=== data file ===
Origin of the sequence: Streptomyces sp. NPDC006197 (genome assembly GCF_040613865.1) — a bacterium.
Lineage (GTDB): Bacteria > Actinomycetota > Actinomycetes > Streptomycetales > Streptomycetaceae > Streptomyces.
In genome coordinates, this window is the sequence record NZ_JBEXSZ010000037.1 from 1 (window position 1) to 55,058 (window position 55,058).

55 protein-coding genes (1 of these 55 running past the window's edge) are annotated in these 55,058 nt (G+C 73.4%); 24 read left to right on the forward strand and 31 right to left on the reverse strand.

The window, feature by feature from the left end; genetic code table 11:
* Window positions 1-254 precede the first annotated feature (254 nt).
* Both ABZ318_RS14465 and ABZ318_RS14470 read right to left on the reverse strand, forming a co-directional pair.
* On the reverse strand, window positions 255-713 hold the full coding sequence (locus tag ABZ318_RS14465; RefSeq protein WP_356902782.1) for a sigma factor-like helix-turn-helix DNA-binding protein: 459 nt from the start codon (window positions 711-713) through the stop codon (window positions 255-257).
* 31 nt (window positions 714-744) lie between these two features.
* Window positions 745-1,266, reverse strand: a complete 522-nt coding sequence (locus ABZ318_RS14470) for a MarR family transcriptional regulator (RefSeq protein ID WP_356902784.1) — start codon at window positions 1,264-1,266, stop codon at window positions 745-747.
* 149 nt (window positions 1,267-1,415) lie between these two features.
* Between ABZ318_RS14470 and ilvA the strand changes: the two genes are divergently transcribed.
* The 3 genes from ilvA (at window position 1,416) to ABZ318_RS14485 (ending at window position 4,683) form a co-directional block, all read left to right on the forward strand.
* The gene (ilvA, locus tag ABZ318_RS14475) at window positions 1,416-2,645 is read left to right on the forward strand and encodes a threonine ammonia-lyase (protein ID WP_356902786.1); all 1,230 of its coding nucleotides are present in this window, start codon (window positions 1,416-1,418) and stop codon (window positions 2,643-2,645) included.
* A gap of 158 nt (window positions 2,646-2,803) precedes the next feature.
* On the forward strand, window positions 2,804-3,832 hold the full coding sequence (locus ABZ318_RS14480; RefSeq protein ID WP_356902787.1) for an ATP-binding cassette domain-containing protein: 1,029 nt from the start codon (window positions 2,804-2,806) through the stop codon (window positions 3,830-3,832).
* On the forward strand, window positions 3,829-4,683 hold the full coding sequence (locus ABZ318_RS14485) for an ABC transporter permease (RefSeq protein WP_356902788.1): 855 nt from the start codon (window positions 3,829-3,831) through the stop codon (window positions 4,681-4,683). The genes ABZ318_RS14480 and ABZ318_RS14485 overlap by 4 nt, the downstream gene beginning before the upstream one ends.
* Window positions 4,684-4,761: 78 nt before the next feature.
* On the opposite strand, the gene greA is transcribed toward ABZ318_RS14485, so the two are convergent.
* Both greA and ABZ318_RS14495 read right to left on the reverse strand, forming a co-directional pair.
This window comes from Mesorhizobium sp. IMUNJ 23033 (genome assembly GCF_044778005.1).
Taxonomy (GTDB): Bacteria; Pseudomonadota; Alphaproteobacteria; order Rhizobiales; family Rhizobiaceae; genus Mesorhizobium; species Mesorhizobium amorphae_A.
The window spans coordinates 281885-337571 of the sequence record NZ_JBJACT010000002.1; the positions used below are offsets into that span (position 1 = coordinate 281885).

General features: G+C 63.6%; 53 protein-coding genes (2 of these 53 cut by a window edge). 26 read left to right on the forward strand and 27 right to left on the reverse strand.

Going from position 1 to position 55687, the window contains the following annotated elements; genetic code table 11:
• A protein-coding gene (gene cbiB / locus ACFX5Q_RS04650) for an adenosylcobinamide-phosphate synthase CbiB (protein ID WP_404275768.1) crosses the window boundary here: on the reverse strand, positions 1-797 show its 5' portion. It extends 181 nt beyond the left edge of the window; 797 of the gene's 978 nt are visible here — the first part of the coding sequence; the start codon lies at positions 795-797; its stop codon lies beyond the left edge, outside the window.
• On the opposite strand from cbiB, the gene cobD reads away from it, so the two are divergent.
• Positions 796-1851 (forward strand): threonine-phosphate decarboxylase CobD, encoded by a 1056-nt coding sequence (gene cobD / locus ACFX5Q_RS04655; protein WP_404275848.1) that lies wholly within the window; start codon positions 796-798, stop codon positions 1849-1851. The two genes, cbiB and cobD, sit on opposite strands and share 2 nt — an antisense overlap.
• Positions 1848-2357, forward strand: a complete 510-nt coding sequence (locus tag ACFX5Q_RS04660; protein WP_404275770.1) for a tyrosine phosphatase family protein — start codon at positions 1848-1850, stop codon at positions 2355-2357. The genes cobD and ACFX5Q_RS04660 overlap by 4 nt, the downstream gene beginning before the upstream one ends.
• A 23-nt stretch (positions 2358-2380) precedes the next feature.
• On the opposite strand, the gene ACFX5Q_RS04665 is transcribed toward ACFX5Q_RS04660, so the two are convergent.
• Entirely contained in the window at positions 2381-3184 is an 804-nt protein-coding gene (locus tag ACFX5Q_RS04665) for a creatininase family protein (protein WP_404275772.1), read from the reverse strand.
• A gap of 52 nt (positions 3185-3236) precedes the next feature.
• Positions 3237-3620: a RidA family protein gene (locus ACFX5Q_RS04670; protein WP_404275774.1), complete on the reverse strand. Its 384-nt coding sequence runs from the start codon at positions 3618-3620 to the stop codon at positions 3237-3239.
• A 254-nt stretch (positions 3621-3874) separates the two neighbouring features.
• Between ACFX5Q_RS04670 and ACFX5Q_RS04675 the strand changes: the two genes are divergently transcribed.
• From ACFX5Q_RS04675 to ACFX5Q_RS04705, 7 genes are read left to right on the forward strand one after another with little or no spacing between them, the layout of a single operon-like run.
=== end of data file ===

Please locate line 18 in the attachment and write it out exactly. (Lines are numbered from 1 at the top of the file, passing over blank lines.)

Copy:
* Window positions 4,684-4,761: 78 nt before the next feature.